Although he refuses to recommend his quit-drinking-program to others (with a doozy of a disclaimer at the end of the article), Carr nonetheless codifies his method in steps. “Take that, AA!” he seems to be saying, as he runs merrily through the 12 Steps of Paul Carr.

 

At the end of the article, he seems to veer perilously close to conscious thought when he talks about “repairing all the broken aspects of your life.” But he’s not talking about his life. No! He wants to find new and better ways to preserve his favorite habits, like “reckless spending.” Americans will always love a Brit like this.

 

In running this fatuous article, the WSJ keeps up it’s storied tradition of running other fatuous articles, like its peerless defense of opaque credit default swaps. Hey, it’s the free market of ideas.

 

–Jeff Jay

Flying Over the Earth at Night

Fly over the earth from the International Space Station

 

 

APOD: 2012 March 5 – Flying Over the Earth at Night.

 

 

Astronomy Picture of the Day is part of my morning routine when I first get to my desk. But this video is above and beyond. Great for Sunday morning. Check out the amazing sights…

 

From the site: “Many wonders are visible when flying over the Earth at night. A compilation of such visual spectacles was captured recently from the International Space Station (ISS) and set to rousing music. Passing below are white clouds, orange city lights, lightning flashes in thunderstorms, and dark blue seas. On the horizon is the golden haze of Earth’s thin atmosphere, frequently decorated by dancing auroras as the video progresses. The green parts of auroras typically remain below the space station, but the station flies right through the red and purple auroral peaks. Solar panels of the ISS are seen around the frame edges. The ominous wave of approaching brightness at the end of each sequence is just the dawn of the sunlit half of Earth, a dawn that occurs every 90 minutes.”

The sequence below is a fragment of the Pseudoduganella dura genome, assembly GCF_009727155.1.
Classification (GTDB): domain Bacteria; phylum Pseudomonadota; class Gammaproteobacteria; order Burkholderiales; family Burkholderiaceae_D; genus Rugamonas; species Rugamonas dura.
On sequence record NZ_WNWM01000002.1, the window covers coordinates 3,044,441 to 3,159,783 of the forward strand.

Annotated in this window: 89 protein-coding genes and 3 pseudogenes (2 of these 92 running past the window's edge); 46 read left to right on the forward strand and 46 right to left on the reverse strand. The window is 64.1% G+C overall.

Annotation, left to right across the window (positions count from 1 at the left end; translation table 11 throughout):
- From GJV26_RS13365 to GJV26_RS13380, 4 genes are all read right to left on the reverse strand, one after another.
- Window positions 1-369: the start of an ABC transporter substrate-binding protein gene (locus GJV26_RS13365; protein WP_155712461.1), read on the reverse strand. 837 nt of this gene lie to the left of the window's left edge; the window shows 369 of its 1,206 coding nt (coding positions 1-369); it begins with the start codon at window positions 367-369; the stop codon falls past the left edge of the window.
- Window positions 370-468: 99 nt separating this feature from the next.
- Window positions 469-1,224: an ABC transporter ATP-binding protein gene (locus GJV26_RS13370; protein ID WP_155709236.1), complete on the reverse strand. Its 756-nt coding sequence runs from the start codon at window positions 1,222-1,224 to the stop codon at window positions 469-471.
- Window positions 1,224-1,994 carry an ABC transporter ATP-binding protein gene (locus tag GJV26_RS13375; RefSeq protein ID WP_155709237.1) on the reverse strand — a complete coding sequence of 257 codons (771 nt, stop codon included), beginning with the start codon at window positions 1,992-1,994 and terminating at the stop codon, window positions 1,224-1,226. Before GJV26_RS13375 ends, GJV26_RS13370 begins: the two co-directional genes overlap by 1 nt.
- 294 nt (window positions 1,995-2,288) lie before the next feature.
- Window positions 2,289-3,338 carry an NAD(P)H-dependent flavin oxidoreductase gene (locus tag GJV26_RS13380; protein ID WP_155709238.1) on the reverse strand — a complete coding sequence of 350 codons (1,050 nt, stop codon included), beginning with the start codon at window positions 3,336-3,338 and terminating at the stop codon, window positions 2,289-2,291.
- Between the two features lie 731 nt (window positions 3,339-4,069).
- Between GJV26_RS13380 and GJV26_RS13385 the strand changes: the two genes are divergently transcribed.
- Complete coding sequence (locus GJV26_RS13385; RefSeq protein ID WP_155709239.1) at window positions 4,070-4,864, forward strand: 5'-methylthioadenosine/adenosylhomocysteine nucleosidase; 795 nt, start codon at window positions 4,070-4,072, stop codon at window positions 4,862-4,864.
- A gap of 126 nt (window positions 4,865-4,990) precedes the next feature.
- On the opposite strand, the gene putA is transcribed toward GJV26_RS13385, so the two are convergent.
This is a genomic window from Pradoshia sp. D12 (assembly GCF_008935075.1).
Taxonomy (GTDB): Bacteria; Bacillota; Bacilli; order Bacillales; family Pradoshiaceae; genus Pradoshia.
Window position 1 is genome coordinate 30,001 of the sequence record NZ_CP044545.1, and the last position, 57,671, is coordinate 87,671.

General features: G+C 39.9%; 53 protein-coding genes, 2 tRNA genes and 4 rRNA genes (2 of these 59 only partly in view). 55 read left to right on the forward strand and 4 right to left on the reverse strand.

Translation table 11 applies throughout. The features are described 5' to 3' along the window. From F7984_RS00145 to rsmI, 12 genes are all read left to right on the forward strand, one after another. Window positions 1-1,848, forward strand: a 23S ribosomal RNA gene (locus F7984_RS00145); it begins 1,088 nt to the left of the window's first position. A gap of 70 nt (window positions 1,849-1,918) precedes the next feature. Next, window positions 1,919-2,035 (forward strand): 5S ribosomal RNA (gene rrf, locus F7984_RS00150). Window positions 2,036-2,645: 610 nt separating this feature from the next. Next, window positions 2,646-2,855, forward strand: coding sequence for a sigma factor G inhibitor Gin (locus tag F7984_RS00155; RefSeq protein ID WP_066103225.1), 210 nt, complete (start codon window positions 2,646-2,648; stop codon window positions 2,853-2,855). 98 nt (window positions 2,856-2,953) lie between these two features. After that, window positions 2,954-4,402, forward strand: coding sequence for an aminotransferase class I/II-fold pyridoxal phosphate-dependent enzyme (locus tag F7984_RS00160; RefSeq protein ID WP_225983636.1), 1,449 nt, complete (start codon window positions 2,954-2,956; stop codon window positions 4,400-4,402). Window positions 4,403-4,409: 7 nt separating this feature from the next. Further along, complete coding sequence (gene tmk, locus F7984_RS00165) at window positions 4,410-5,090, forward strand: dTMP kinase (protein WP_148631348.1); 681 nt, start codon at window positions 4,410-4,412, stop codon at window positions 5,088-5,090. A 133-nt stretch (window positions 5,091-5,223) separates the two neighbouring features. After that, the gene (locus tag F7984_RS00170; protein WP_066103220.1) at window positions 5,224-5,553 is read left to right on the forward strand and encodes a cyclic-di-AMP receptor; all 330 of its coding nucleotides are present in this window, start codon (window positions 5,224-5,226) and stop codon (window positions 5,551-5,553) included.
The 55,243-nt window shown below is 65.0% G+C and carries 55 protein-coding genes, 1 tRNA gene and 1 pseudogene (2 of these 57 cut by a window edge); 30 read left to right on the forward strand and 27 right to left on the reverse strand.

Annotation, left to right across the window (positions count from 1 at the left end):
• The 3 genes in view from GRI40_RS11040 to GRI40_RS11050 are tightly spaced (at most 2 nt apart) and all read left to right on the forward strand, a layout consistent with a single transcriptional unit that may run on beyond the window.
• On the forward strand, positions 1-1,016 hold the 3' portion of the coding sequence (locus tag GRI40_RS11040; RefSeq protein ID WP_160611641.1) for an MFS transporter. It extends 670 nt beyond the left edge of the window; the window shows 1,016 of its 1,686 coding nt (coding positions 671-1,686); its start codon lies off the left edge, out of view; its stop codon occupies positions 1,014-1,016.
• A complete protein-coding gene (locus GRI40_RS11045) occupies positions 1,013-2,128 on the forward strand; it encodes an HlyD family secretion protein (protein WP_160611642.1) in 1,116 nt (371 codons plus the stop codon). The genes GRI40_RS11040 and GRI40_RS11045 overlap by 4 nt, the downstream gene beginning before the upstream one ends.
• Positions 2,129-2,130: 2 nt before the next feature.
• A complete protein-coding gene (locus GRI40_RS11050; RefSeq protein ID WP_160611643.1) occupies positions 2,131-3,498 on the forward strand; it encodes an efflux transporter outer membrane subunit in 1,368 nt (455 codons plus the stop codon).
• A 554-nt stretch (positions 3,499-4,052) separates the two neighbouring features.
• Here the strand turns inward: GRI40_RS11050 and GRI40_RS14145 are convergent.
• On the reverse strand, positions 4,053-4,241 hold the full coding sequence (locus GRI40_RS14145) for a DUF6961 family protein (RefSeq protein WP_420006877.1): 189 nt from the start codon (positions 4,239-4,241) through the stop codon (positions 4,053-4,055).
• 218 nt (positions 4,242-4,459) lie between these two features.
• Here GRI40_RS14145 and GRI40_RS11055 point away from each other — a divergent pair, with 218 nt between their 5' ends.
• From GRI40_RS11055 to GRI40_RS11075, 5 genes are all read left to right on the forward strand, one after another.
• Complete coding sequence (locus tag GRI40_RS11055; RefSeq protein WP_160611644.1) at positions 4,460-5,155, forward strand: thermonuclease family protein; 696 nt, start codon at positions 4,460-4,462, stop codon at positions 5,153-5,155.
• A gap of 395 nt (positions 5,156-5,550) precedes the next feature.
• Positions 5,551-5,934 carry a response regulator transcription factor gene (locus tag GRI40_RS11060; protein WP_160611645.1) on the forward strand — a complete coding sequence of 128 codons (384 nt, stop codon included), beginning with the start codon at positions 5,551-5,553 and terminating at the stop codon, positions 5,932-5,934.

-Jeff


The God of Your Understanding: Religion in AA

Mary Hynes, the CBC Radio host,  did a wonderful show earlier this year on spirituality in AA. More info here: CBC.ca | Tapestry | The God of Your Understanding: Religion in AA.